Jo-Marie Burt and Paulo Estrada have written a powerful piece in El Faro on the ‘Death Squad Diary’ case (Diario Militar) moving through the Guatemala justice system. It also talks of the bravery of the families of the victims and of the presiding judge, Miguel Ángel Gálvez.
On Friday, May 6, 2022, Guatemalan judge Miguel Ángel Gálvez ordered nine retired military and police officials to trial on charges including the illegal detention, torture, killing and forced disappearance of more than 195 people between 1983 and 1985, during the military regime of Óscar Humberto Mejía Víctores.
These crimes are recorded in a military intelligence document that was leaked and made public in 1999, known as the Diaro Militar, or “Death Squad Dossier.” The National Security Archive, the organization that made the document public, called it “a chilling artifact of the techniques of political terror used by Mejía Víctores during that era.”
The military logbook records the abduction, secret detention, and deaths of scores of people. In several cases, it contains a coded reference to their executions. To date, eight of the victims listed in the Military Diary have been located and identified by the Forensic Anthropology Foundation of Guatemala (FAFG), thanks to DNA testing and information in the military logbook.
Six were located in a single mass grave during exhumations conducted inside the Comalapa military detachment between 2003 and 2005. Their names and photographs are recorded in the Military Diary, along with the same notation, ’29-03-84=300,’ indicating the date (March 29, 1984) of their execution (the military used “300” as code to indicate execution). They were identified in 2011 and 2012. FAFG located the other two victims during its exhumation of ossuaries containing thousands of unidentified corpses at La Verbena cemetery, in Guatemala City, in 2011 and identified them in 2015 and 2016.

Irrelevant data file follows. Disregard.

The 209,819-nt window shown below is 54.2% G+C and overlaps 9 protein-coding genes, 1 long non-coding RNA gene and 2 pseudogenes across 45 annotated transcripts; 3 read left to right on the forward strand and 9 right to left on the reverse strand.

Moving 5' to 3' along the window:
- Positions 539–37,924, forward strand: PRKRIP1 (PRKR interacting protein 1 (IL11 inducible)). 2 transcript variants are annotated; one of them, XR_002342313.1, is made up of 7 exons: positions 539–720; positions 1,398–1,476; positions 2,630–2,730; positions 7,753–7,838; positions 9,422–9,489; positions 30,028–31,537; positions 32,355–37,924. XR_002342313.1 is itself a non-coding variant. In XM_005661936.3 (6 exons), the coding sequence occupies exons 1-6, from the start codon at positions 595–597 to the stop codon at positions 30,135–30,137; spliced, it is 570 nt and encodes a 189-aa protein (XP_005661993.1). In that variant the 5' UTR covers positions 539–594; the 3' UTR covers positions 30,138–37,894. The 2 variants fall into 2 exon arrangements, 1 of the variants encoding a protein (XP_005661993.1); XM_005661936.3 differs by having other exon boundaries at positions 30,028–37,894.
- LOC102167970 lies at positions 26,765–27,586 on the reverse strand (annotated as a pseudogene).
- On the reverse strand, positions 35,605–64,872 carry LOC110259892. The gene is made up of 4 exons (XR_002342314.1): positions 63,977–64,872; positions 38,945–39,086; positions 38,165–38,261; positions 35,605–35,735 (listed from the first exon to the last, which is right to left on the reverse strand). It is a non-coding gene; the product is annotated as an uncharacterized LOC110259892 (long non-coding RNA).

In addition to the logbook itself, Judge Gálvez had to consider some 8,000 pieces of evidence presented by the plaintiffs, including victim testimony, official military documents, and declassified U.S. government records. Prosecutors also said they would present documents seized from the home of one of the defendants when he was arrested on May 27, 2021.
Families of the victims expressed their satisfaction over the judge’s ruling. “I’m very content to see this day finally arrive,” said Aura Elena Farfán, co-founder of the Association of Families of the Disappeared Persons (FAMDEGUA), a civil party to the case. “Day after day, for 38 years, we have been marching and demanding justice.” She said that she hopes that the court delivers “an exemplary verdict” to dignify the memory of the victims.
When asked whether this is a good time to pursue their case, the families in the Military Diary case responded unequivocally. One of them summed it up this way: “There is never a good time to pursue justice in Guatemala. We have come this far, and we are going to continue until we see justice done.”
You can read the full piece, with links and photos, here, Guatemalan Judge under Threat after Ordering Trial in 1980s “Death Squad Dossier” Case.
There is a version, in Spanish, with more details and photos on the Agencia Ocote website which you can read here, Caso Ciario Militar: La Inteligencia Militar Va A Juicio.